How to write emails journalists will actually read

How to write emails journalists will actually read

Most journalists get hundreds of press releases and email pitches every day – many of which get deleted unopened. Here’s how to write an email pitch to a journalist they’ll actually read.

1.Use the subject header to ‘sell’ your story

A concise subject header that summarises your story (ideally in ten words or less) is far more likely to get a journalist’s attention. Resist the temptation to use puns or clever wordplay though; an obscure headline that doesn’t mean anything to a journalist may get ignored.

Let’s say you’ve launched the world’s first disposable wetsuit. While you might be  tempted to write something like ‘UK business surfing the wave of fashion’ …this doesn’t tell a busy journalist what your story is about.

Much better to say something like ‘UK company launches first disposable wetsuit’.

2.Skip the introductions

When you’re pitching to a new publication or programme it’s tempting to give a long introduction that explains the background of your business or brand. Although this might sound harsh, journalists aren’t interested in you or your business – they’re interested in great content. So get straight to the point – you can fill in the background later in your pitch.

3.Get your ‘top line’ in the first line of your pitch

Summarise your story idea in the first line of your pitch (ideally in ten words or less – you can even repeat your subject header) and you’ll have a much better chance of getting journalists’ attention.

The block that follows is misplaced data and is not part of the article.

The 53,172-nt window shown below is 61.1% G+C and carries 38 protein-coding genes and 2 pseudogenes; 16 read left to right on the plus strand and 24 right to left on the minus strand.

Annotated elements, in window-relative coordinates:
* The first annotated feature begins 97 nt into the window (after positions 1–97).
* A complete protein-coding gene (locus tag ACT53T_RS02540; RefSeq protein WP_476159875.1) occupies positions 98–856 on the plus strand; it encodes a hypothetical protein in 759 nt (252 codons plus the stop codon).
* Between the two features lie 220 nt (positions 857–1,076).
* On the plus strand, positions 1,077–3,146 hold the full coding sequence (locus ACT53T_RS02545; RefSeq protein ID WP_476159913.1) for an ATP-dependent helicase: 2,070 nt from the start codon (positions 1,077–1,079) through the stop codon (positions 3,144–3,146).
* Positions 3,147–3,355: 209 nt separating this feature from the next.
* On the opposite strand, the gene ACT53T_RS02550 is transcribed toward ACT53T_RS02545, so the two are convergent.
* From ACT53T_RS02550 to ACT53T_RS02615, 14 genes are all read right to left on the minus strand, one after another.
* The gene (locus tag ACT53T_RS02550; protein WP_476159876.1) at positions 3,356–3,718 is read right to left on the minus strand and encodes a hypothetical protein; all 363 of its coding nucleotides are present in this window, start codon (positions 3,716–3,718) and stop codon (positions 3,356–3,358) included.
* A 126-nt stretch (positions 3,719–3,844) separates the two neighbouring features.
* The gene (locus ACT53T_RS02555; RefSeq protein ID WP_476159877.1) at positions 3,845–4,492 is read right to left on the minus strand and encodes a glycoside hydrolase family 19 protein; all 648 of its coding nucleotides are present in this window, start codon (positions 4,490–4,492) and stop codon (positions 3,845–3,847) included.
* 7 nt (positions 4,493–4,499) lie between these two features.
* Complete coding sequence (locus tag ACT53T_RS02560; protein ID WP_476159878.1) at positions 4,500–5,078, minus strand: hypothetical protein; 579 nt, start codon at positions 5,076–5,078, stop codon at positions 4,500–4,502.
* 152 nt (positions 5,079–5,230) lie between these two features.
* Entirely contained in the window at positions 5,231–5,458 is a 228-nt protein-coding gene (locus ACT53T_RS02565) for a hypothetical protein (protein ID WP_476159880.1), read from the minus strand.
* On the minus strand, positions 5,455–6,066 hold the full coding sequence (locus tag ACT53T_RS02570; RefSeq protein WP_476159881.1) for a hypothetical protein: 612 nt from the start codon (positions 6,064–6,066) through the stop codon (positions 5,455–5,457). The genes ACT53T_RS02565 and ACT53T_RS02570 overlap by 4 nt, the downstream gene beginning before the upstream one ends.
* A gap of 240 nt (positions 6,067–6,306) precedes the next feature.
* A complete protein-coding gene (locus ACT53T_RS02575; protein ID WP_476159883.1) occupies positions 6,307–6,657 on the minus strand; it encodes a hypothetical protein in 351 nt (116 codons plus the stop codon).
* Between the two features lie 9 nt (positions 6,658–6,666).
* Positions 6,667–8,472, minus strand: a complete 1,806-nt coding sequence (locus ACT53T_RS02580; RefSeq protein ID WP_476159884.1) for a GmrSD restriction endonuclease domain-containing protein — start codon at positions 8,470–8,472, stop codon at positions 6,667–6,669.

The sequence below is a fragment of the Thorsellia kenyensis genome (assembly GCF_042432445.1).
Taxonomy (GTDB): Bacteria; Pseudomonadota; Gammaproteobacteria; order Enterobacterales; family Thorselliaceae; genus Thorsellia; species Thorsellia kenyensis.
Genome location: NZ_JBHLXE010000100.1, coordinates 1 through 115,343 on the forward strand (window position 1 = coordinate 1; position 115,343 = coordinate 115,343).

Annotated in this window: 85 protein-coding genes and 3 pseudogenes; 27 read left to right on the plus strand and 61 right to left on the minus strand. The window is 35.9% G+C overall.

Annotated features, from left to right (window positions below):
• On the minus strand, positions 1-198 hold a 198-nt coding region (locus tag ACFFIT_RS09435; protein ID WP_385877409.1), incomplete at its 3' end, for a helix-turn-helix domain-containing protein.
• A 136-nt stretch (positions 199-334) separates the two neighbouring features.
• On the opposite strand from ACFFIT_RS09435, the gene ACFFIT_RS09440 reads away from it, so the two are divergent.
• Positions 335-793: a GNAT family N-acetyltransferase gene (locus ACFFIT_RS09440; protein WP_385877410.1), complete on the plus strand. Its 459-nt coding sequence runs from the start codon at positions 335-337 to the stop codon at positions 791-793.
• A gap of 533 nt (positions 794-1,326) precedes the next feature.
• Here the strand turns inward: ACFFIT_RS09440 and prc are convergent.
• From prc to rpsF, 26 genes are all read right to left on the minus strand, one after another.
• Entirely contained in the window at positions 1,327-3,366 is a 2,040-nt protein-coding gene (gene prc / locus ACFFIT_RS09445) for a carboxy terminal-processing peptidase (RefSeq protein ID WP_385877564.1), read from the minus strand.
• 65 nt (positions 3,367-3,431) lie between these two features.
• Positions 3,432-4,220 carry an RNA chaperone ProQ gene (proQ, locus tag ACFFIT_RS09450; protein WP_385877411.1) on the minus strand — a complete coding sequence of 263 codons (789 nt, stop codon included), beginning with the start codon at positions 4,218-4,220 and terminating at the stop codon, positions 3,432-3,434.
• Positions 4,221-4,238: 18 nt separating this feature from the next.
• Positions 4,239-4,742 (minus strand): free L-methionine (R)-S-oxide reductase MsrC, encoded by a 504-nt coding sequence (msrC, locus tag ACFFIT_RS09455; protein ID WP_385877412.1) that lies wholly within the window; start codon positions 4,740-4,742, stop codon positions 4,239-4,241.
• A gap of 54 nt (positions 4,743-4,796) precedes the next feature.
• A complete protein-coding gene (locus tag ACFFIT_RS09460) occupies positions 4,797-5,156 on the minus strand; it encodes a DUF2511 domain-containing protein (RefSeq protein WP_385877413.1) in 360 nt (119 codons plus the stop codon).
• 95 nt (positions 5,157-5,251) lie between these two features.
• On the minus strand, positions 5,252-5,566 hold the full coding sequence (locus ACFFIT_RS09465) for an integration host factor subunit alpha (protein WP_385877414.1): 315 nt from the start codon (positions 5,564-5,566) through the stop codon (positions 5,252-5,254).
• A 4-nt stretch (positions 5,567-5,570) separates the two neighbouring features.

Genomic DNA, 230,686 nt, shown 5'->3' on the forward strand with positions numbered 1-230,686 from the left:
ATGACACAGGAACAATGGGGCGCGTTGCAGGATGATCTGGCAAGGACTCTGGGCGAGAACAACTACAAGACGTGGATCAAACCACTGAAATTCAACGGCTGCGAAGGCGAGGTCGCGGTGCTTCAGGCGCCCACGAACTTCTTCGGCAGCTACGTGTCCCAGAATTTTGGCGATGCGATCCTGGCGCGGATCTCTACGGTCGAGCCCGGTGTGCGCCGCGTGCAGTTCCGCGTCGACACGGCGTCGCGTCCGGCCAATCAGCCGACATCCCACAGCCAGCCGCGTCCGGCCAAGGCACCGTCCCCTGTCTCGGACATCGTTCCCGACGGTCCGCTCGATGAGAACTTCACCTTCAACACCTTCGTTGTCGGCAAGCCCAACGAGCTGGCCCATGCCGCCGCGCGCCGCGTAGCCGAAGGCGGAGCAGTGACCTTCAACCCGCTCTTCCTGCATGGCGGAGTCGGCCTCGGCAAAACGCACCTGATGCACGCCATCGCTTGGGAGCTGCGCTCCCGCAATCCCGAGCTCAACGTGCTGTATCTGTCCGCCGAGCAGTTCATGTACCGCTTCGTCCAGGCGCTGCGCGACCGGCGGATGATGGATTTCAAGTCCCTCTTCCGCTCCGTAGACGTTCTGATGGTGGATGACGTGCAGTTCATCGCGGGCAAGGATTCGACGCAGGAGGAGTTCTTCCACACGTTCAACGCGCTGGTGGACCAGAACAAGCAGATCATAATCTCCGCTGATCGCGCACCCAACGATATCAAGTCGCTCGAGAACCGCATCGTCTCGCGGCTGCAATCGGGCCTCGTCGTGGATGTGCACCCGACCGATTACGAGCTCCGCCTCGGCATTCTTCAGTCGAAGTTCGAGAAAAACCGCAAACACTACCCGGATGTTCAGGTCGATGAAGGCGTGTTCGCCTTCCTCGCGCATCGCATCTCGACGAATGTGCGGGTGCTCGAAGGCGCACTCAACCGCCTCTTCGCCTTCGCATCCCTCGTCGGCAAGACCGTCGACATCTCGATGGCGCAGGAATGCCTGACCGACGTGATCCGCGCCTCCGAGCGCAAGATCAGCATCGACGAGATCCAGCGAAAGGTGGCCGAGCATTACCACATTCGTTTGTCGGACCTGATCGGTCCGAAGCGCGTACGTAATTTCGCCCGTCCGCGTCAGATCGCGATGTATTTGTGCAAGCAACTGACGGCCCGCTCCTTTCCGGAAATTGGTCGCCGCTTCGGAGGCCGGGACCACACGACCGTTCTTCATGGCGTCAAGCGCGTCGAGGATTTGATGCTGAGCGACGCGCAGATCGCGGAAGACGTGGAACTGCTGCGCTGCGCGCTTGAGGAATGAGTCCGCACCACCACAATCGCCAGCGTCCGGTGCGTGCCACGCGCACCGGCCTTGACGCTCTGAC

4.Use an informal, conversational style with strong, visual imagery and examples

Imagine you’re telling a friend about the idea and you should have it about right.

5.Don’t include attachments

Post press releases in the body of an email instead. Like most of us, journalists generally aren’t keen on opening attachments from people they don’t know (nor do they have the time). If they want more information, they’ll ask for it.

6.Offer images if you have them 

They don’t have to be professional, but they should be good quality.

And here’s what your entire pitch might look like. It’s an approach you can use (and adapt if necessary) for any kind of pitch including guest blogs, podcast interviews, speaking opportunities and other guest content.

7. Add your bio at the end

Unless your biography is integral story e.g. you’re an anti-smoking campaigner who’s just launched a brand of cigarettes, leave your bio until the end.

Here is the whole pitch:

Did you find this useful? Get my FREE five-part email pitch template.